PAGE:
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The founder of Moore’s Barbershop is remembered for the small things that made a big difference

It’s less than a week before Christmas and Moore’s Barbershop is bustling.

Mask-wearing barbers are clipping, trimming, and shaving hair, while several customers wait for their chance in the chair at the small shop on Langston Blvd. There’s an echo of chatter, conversations ranging from politics to football to a mutual friend who got a new job.

By the window stands Jim Moore Jr., the owner, cutting and chatting at the same time. It was in 1960, when his father — Jim Moore Sr. — opened this shop in the Halls Hill neighborhood to cater to Arlington’s Black community, who were often not welcome in white barbers’ chairs.

For more than six decades, the shop has thrived as a focal point for the community, a place where all were welcome and lifelong friendships have formed.

But on Nov. 7, its patriarch Jim Moore Sr. died at the age of 88.

Now, several weeks since his death, memories are fluttering down much like hair trimmings from a fresh cut.

“Always jovial,”  says Keaton Hopkins describing the elder Moore. Hopkins has been getting his haircut here for more than thirty years, since he was five years old. “Always smiling… We always had a great conversation.”

“He never seemed to have a bad day,” says Clay Pinson, a barber at the shop for about twenty years. “He was always in a good mood.”

His son, Jim, notes that these are common refrains, that his father was kind, a good conversationalist, and knew how to make people feel special.

“People have kept coming to me since his passing to tell me stories of the things he’s done for them and the lessons they learned from him,” Moore Jr. tells ARLnow, emotion coming through his voice. “That’s just who he was. He made a difference for a lot of people.”

Moore Sr. was born in North Carolina, served in the Korean War, and went to barber school before finding his way to Arlington, after getting a tip that the Halls Hill neighborhood was in need of a barber’s services. While there were Black barbers in the county and nearby in D.C., white clients would only go to them if the clippers and scissors had not been used on a Black client.

“They refused to cut Black people’s hair,” says Moore Jr.

So, Moore Sr. opened his own shop with a partner, Rudolf Becton, and ingrained himself in the community. In addition to being a barber, he was also a volunteer firefighter at the nearby, historic Fire Station #8.  In 1962, Jim Moore Jr., was born and it didn’t take long before the young son went to work at the family business.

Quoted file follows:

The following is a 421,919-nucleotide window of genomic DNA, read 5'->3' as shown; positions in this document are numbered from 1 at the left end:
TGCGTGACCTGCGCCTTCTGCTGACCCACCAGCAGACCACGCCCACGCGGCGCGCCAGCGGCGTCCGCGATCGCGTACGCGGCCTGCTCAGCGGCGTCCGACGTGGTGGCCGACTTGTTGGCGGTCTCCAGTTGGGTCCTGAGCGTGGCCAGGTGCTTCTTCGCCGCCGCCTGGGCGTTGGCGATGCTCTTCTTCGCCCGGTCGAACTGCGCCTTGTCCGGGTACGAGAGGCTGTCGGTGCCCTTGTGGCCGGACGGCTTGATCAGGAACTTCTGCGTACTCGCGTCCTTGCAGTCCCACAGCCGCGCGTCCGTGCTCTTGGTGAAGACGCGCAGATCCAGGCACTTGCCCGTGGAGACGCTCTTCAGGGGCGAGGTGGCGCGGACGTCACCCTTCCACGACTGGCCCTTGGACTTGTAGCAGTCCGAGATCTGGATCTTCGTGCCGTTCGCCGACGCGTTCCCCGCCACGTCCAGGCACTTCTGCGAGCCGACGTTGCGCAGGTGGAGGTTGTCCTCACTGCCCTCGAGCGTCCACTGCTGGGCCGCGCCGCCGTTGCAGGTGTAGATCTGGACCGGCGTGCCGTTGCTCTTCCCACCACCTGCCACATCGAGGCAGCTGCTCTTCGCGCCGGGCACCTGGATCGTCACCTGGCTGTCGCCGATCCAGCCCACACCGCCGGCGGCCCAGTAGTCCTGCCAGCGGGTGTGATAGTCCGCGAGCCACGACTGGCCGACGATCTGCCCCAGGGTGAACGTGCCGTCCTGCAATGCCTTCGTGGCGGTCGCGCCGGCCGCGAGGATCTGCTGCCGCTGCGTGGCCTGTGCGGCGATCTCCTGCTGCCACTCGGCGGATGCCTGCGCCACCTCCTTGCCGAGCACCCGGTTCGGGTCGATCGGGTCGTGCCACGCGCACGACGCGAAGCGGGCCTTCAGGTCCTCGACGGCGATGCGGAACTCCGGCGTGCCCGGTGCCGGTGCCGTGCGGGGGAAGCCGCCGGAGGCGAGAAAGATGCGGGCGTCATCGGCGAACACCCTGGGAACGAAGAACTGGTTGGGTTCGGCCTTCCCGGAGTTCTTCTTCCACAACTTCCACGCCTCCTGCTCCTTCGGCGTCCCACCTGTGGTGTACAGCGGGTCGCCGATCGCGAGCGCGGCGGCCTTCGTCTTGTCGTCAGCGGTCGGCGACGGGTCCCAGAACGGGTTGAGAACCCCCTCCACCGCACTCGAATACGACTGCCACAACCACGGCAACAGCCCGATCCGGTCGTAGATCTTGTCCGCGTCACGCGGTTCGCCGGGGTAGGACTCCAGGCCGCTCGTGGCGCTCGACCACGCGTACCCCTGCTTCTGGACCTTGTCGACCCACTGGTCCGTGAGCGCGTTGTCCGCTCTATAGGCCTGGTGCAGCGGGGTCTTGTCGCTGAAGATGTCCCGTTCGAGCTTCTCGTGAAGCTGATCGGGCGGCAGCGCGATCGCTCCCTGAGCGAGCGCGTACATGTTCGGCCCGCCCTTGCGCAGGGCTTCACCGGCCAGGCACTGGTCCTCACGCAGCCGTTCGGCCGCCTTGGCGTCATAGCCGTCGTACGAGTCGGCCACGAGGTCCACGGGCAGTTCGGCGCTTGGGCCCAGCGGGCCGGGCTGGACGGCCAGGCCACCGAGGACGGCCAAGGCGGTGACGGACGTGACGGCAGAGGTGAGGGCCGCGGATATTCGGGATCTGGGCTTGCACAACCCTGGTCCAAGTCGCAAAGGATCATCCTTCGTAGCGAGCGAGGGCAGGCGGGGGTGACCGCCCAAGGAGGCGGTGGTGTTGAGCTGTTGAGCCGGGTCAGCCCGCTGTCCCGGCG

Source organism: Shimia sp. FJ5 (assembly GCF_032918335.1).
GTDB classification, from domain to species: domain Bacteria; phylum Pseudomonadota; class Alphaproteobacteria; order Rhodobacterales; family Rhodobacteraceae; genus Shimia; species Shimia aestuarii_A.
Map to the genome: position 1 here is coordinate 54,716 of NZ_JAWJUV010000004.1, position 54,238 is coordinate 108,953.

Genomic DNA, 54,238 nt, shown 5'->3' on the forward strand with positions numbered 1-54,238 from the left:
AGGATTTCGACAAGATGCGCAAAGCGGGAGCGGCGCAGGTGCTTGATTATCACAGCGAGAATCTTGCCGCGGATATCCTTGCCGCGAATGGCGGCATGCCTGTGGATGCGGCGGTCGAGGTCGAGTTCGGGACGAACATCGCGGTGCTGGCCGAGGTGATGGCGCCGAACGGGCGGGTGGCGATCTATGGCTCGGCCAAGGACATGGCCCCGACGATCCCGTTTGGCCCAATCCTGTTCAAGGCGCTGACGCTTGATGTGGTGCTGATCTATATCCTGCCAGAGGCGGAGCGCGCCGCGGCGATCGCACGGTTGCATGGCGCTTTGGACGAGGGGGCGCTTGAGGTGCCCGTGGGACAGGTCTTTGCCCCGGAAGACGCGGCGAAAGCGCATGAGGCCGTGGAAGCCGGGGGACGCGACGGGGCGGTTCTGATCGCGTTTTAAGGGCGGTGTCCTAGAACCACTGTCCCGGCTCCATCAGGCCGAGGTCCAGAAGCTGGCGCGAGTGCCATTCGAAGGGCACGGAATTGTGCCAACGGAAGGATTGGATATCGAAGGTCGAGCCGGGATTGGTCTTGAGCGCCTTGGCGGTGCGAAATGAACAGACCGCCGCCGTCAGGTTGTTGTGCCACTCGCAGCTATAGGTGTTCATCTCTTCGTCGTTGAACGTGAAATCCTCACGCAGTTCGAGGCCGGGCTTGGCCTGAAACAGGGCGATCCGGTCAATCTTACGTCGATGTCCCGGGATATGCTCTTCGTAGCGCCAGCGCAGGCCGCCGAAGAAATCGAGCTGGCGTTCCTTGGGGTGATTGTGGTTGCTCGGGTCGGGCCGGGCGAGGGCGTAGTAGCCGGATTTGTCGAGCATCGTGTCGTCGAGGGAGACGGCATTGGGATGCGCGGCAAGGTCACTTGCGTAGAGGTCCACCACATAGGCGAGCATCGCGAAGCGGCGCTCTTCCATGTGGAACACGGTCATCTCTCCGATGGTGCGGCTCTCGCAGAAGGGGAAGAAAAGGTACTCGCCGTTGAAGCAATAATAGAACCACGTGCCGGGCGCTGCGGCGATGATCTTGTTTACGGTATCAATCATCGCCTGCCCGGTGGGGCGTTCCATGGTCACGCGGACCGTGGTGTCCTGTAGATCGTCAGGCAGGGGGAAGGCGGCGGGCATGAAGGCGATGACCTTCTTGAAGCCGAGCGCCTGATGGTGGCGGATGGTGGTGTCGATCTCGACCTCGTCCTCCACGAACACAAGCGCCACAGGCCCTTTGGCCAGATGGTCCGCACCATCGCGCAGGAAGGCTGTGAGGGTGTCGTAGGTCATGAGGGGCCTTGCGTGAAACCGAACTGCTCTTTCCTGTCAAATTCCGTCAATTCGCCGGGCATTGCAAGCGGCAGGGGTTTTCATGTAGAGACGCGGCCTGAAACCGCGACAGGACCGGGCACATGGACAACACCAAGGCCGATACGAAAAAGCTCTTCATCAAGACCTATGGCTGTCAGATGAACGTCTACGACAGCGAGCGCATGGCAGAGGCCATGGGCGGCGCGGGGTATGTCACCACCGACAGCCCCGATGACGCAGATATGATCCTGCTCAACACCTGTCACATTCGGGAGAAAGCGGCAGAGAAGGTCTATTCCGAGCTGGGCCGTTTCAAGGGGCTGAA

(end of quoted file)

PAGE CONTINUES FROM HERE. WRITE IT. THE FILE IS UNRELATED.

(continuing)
“I started when I was seven [years old] and my job was cleaning it up for him, sweeping hair,” he says. “I didn’t start cutting hair until I was a teenager.”

He also followed in his father’s footsteps by becoming an Arlington firefighter, serving the county for more than thirty years before retiring in 2020. On his off-days from the department, though, he would stand by his father’s side.

Moore Jr. learned that being a barber is about so much more than just knowing how to handle scissors. The profession requires listening, building relationships, and making people feel comfortable.

“Cutting hair is an intimate activity,” says the younger Moore. “You are close to somebody, you touch them, you smell them. You can see the sweat and tension when they are talking about certain subjects. You need to know how to read a person.”

And there was no one better at those skills than the elder Moore.

“I called it his superpower. The ability to… allow people the space to be their authentic self,” Moore Jr. says.

Throughout its history, Moore’s Barbershop has continued to be a place for everyone. In fact, it’s often cited as the first integrated barber shop in Arlington. Moore Jr. says his father never believed in segregation, knowing that a good haircut and great conversation were universal desires.

Moore Jr. has continued this tradition of providing for the community, including giving away books to kids, free back-to-school haircuts, and simply by taking the load off of beleaguered spouses.

“What my dad taught me is that you can be successful in many ways. It doesn’t have to be a great big billion dollar house or a great big million dollar company,” says Moore Jr. “The smallest things can make a huge difference. That’s what he always put out there.”

The younger Moore has every intention of keeping the shop open for years to come. Even when he eventually retires, Moore Jr. has made a succession plan with Pinson set to over the shop.

But for now, he’s still cutting. Understandably so, it can be tough these days for him to walk into the shop on a cold, early morning.

“Every day I go to the place where he was, where he spent most of his life,” Moore Jr. says. “Every day is emotional for me with the memories of my father.”

Back at the shop days before Christmas, Hopkins remains in the chair, turning his head side to side as Moore Jr. clips.

“I don’t know where I would go if this place wasn’t here. We would talk about our lives, family, the neighborhood.” he says. “Jim knows everyone in town. There’s always some story. He’s like his dad.”

Hearing that, it’s clear that Jim Moore Jr. is smiling even under his mask. There’s no greater honor than being told that he’s just like his dad.

This feature article was funded by the ARLnow Press Club and was previously published in the Press Club’s weekend newsletter.

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